In 2003, she was on a team of reporters at The Wall Street Journal that was awarded the Pulitzer Prize in Explanatory Reporting for coverage of corporate corruption. She is also the author of “Stealing MySpace: The Battle to Control the Most Popular Website in America” (Random House, March 2009).
She earned a B.A. in mathematics from the University of Chicago, and an MBA from the Graduate School of Business at Columbia University.
Dr. John Allison is an Executive in Residence at the Wake Forest School of Business. He is a member of the Cato Institute’s Board of Directors and Chairman of the Executive Advisory Council of the Cato Institute’s Center for Monetary and Financial Alternatives. Allison was president and CEO of the Cato Institute from October 2012 to April 2015. Prior to joining Cato, Allison was chairman and CEO of BB&T Corporation, the 10th-largest financial services holding company headquartered in the United States. During his tenure as CEO from 1989 to 2008, BB&T grew from $4.5 billion to $152 billion in assets. He was recognized by the Harvard Business Review as one of the top 100 most successful CEOs in the world over the last decade.
Allison has received the Corning Award for Distinguished Leadership, been inducted into the North Carolina Business Hall of Fame, and received the Lifetime Achievement Award from the American Banker. He is the author of The Financial Crisis and the Free Market Cure: Why Pure Capitalism Is the World Economy’s Only Hopeand The Leadership Crisis and the Free Market Cure: Why the Future of Business Depends on the Return to Life, Liberty, and the Pursuit of Happiness. In addition, he is a former Distinguished Professor of Practice at Wake Forest University School of Business, and serves on the Board of Visitors at the business schools at Wake Forest, Duke, and the University of North Carolina-Chapel Hill.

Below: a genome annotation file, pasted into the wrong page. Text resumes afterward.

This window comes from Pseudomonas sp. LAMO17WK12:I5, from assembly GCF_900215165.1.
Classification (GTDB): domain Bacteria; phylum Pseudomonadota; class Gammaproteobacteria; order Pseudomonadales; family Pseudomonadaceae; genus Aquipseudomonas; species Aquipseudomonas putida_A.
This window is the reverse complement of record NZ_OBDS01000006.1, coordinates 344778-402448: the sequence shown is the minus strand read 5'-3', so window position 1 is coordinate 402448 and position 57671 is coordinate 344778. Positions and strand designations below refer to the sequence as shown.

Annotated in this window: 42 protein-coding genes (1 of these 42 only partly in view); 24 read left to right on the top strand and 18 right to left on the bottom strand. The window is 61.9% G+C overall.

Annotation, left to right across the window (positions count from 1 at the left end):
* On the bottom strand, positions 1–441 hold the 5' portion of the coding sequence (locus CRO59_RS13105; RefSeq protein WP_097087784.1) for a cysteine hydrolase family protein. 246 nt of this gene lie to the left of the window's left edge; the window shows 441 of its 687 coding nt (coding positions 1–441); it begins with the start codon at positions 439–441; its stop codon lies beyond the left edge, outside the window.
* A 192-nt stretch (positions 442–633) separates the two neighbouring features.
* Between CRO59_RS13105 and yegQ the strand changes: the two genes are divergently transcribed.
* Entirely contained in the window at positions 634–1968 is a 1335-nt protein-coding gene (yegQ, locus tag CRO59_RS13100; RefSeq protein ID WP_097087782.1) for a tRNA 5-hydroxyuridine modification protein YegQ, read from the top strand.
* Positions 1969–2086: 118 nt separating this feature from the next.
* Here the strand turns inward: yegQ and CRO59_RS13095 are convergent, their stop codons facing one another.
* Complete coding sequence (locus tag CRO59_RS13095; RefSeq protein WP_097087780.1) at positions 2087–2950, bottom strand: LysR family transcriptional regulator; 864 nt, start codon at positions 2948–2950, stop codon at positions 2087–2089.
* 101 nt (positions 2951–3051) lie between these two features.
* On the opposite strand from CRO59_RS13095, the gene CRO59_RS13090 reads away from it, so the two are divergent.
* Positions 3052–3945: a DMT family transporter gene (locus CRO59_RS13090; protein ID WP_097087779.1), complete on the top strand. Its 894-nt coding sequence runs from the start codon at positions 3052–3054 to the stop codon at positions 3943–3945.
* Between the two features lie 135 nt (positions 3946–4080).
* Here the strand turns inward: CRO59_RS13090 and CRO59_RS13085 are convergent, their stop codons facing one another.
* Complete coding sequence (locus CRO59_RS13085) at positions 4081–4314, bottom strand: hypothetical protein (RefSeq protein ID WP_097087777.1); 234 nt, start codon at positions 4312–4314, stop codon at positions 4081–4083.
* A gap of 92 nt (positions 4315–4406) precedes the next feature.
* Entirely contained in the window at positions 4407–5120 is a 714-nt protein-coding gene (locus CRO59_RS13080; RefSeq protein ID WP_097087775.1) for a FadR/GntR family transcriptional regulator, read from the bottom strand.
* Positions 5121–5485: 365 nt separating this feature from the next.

Allison is a Phi Beta Kappa graduate of the University of North Carolina-Chapel Hill. He received his master’s degree in management from Duke University and is also a graduate of the Stonier Graduate School of Banking. Allison is the recipient of six honorary doctorate degrees.
Colleen Flaherty, Reporter, covers faculty issues for Inside Higher Ed. Prior to joining the publication in 2012, Colleen was military editor at the Killeen Daily Herald, outside Fort Hood, Texas. Before that, she covered government and land use issues for the Greenwich Time and Hersam Acorn Newspapers in her home state of Connecticut. After graduating from McGill University in Montreal in 2005 with a degree in English literature, Colleen taught English and English as a second language in public schools in the Bronx, N.Y. She earned her M.S.Ed. from City University of New York Lehman College in 2008 as part of the New York City Teaching Fellows program.